Expert Tricks: DIY Breakpoint Visualizer

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The Question.

576. 768. 992. 1200. What do these numbers have in common?

At first glance, they are clearly all even numbers. Are they calorie counts for a Chipotle burrito bowl? Maybe. Round trip flight prices to Hawaii? Possibly. A little longer look revealed that they are all evenly divisible by 16—so maybe some sort of grid system? If you guessed responsive breakpoints for Bootstrap 4 you would be correct!

If you’re anything like me—memorizing the pixel values of Bootstrap breakpoints is low on your priority list. Thankfully there are systems in place so we don’t have to! For instance, Bootstrap ships with helpful SCSS mixins that make your stylesheets much easier to write and parse through.

Media Query/Breakpoint Mixin Examples:

@include media-breakpoint-up(sm) { ... }
@include media-breakpoint-up(md) { ... }
@include media-breakpoint-up(lg) { ... }
@include media-breakpoint-up(xl) { ... }

For me, I find it much easier to see that styles are applied to the “medium breakpoint up” instead of “min-width: 768px”. The use of breakpoint mixins become even more important when customizing the variable defaults in Bootstrap.


The Problem.

While SCSS mixins are helpful, they are only one aspect of the equation.

A lot of the time when I am writing styles for a project I find myself bumping into the issue of not being able to quickly tell what breakpoint my viewport is currently displaying. The problem consistently would arise somewhere between the medium and extra large breakpoints. I would frequently be under the impression that I was looking at the large breakpoint, but was actually viewing medium. Other instances would occur where I needed to fine-tune some styles between large and extra large breakpoints.

Thankfully, I was just a few lines of CSS away from having a DIY solution that was unbelievably robust and incredibly simple.


The Goal.

One of the fun tricks i’ve learned in my time writing CSS has been clever use of Pseudo-elements. While this task is pretty straightforward, it was still best practice to define some requirements.

Requirements

  • Indicator remains in place while scrolling (position: fixed;)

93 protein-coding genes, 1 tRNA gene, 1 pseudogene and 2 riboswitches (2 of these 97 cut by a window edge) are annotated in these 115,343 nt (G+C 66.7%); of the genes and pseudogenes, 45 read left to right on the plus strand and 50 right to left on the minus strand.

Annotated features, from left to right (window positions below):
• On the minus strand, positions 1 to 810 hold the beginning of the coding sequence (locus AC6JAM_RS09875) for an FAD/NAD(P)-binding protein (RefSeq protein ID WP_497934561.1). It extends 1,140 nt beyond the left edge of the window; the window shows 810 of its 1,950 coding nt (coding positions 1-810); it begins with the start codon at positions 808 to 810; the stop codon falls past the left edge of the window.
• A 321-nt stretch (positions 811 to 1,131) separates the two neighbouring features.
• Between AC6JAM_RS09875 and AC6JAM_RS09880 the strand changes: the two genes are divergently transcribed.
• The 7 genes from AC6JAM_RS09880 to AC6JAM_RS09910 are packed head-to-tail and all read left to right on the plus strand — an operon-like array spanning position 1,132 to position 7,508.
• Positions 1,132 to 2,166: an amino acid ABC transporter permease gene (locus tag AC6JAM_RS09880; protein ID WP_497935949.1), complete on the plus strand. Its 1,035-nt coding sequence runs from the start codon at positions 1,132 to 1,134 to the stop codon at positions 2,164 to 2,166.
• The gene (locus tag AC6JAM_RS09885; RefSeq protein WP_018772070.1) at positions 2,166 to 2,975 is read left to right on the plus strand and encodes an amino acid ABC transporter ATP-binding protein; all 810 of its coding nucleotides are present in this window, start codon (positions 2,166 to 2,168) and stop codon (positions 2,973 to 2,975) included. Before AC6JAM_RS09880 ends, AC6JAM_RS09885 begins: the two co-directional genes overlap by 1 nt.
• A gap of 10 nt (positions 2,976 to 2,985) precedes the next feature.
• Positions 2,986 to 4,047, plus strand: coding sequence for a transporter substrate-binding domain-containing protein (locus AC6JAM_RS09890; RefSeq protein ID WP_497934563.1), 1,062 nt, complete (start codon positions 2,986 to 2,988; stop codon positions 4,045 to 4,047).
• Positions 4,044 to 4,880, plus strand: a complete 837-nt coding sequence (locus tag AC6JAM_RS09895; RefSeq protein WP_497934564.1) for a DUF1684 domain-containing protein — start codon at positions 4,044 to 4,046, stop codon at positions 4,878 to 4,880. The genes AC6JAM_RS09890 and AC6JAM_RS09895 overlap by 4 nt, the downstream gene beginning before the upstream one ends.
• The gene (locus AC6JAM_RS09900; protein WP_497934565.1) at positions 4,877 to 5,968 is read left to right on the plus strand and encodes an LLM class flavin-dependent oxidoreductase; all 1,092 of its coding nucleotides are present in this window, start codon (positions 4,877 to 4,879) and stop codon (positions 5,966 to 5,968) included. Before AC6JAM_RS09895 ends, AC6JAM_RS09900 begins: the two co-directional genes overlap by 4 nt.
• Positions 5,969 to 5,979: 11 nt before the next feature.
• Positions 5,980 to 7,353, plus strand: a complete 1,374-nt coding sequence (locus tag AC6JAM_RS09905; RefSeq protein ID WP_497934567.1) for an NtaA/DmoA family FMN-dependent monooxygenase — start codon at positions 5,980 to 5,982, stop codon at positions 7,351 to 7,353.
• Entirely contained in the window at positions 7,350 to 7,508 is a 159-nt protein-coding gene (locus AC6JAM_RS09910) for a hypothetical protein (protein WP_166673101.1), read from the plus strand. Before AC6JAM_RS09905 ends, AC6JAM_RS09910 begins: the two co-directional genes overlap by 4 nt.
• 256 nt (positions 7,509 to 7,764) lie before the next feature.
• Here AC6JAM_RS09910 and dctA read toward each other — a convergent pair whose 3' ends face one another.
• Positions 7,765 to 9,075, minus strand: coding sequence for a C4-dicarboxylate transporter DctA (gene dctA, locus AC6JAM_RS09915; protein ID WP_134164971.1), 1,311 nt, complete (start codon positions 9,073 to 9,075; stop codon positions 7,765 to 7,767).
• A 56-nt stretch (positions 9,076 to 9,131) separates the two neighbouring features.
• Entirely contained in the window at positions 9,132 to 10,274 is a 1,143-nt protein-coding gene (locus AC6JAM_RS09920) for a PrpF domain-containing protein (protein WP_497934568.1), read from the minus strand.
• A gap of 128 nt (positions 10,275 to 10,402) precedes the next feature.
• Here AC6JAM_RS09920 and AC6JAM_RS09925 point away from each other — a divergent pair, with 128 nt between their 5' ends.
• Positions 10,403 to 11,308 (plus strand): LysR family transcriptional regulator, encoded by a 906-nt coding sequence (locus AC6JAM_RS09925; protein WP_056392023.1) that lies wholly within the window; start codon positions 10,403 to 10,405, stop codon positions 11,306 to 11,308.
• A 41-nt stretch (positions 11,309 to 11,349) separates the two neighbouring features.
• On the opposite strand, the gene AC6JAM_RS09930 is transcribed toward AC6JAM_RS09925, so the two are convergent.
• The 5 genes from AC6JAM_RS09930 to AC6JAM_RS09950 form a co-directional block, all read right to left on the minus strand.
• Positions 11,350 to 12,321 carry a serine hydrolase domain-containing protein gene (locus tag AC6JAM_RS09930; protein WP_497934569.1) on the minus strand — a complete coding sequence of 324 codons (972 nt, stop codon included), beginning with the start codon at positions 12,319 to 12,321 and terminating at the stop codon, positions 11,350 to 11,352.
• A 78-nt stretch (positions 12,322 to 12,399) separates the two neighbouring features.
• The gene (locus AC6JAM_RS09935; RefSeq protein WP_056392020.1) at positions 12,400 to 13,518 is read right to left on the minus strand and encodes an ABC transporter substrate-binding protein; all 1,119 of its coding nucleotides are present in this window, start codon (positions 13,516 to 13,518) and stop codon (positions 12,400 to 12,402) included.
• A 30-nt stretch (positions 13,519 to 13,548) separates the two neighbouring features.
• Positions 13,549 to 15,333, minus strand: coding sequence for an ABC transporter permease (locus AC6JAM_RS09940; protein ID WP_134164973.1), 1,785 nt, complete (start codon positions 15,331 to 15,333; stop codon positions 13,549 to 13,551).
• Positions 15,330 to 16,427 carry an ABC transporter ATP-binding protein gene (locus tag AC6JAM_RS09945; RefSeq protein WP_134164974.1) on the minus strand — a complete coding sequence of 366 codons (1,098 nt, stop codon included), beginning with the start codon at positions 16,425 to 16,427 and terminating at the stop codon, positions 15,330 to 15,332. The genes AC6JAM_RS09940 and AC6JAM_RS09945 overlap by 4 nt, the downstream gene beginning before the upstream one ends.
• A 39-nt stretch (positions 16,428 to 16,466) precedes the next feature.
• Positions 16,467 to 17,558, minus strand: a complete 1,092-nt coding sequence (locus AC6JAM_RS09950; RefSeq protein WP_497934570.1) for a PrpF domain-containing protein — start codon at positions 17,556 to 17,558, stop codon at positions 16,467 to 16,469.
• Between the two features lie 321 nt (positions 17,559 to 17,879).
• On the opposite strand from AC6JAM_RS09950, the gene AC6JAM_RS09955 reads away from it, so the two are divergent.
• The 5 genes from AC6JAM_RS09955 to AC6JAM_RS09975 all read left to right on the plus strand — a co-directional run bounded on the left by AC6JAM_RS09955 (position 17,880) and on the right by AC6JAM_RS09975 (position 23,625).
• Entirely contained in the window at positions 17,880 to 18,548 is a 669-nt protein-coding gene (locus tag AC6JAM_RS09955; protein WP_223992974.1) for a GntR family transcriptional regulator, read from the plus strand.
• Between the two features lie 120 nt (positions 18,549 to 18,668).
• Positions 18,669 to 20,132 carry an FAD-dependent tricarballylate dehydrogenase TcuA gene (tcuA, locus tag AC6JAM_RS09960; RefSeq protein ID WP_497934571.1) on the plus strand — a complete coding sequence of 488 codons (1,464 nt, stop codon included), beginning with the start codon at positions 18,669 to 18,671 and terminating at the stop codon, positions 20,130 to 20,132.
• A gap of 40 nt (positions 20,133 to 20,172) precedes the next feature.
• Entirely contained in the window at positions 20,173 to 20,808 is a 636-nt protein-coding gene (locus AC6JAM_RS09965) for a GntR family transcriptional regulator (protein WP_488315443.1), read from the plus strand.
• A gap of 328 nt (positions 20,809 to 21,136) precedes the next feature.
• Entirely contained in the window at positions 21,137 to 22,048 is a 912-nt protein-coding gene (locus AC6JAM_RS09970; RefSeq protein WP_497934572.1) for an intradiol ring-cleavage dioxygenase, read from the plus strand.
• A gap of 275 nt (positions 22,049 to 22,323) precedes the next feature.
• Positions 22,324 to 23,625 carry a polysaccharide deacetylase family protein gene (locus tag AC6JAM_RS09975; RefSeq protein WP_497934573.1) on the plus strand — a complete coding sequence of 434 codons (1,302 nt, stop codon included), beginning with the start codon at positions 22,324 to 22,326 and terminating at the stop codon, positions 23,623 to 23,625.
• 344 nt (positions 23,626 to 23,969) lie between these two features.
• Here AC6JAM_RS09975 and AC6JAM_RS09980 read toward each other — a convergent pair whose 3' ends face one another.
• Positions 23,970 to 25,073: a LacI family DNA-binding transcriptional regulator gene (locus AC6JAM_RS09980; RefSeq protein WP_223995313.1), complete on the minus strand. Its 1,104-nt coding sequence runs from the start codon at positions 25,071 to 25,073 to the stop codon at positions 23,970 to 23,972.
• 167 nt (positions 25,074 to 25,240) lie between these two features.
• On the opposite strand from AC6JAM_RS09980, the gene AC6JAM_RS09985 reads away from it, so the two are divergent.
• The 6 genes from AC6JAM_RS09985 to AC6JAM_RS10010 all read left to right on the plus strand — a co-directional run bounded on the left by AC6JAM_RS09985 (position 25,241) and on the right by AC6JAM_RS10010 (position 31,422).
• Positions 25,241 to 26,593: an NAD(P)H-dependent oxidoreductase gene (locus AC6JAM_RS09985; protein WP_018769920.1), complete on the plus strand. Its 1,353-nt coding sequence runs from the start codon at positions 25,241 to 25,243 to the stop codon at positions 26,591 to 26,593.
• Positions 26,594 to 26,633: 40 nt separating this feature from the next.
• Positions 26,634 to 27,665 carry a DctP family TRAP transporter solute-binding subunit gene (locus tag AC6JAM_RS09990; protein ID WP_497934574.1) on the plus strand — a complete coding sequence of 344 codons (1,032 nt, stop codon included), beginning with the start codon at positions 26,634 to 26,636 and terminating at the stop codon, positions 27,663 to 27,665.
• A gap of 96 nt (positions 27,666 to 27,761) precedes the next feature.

• Visible above all other elements on the page (high z-index)
  • Change text AND color for greater distinction between breakpoints

As it turns out—leveraging the ::before pseudo-element would be a fantastic option to build out a breakpoint indicator.


The Solution.

Step 1:

Set the content property to an empty string, declare position: fixed; and set an incredibly high z-index;

body {
    &::before {
        content: '';
        position: fixed;
        z-index: 1000;
    }
}

Step 2:

Next, declare some global positioning and styles. For this use case, I opted to anchor the the indicator at the bottom left of the viewport and have a height and width of 30 pixels.

body {
    &::before {
        bottom: 1rem;
        left: 1rem;
        height: 30px;
        width: 30px;
    }
}

Step 3:

Declare general typographic styles. These styles are mostly personal preference. Because my intention is to set different background colors on the various breakpoints, I decided to set the text color to white.

body {
    &::before {
        text-align: center;
        line-height: 30px;
        font-size: 14px;
        text-transform: uppercase;
        color: #fff;
    }
}

Step 4:

Lastly, for each of the breakpoints, set the content property to a preferred name and assign a unique background color. For this example, I opted to keep the breakpoint names consistent with Bootstrap conventions: sm, md, lg, xl.

body {
    &::before {        
        @media (min-width: 576px) {
            content: 'sm';
            background-color: purple;
        }

        @media (min-width: 768px) {
            content: 'md';
            background-color: blue;
        }

        @media (min-width: 992px) {
            content: 'lg';
            background-color: orange;
        }

        @media (min-width: 1200px) {
            content: 'xl';
            background-color: green;
        }
    }
}

The Results.

View the Breakpoint Helper Example on CodePen.

Breakpoint Indicator Concept

The Bonus.

  • While this example is built around Bootstrap, it can easily be adapted to work for other frameworks or custom breakpoints.
  • Try loading a simple solution like into a stylesheet that only website administrators and contributors see. This empowers non-technical users with a means to communicate helpful variables when they encounter various display bug on a specific breakpoint.

The Takeaway.

If you are bumping into the same issue over and over it—slow down and strategize. It likely is worth taking the time to explore building a tool that helps keep your productive and ultimately successful.

About the author

Evan Dunham

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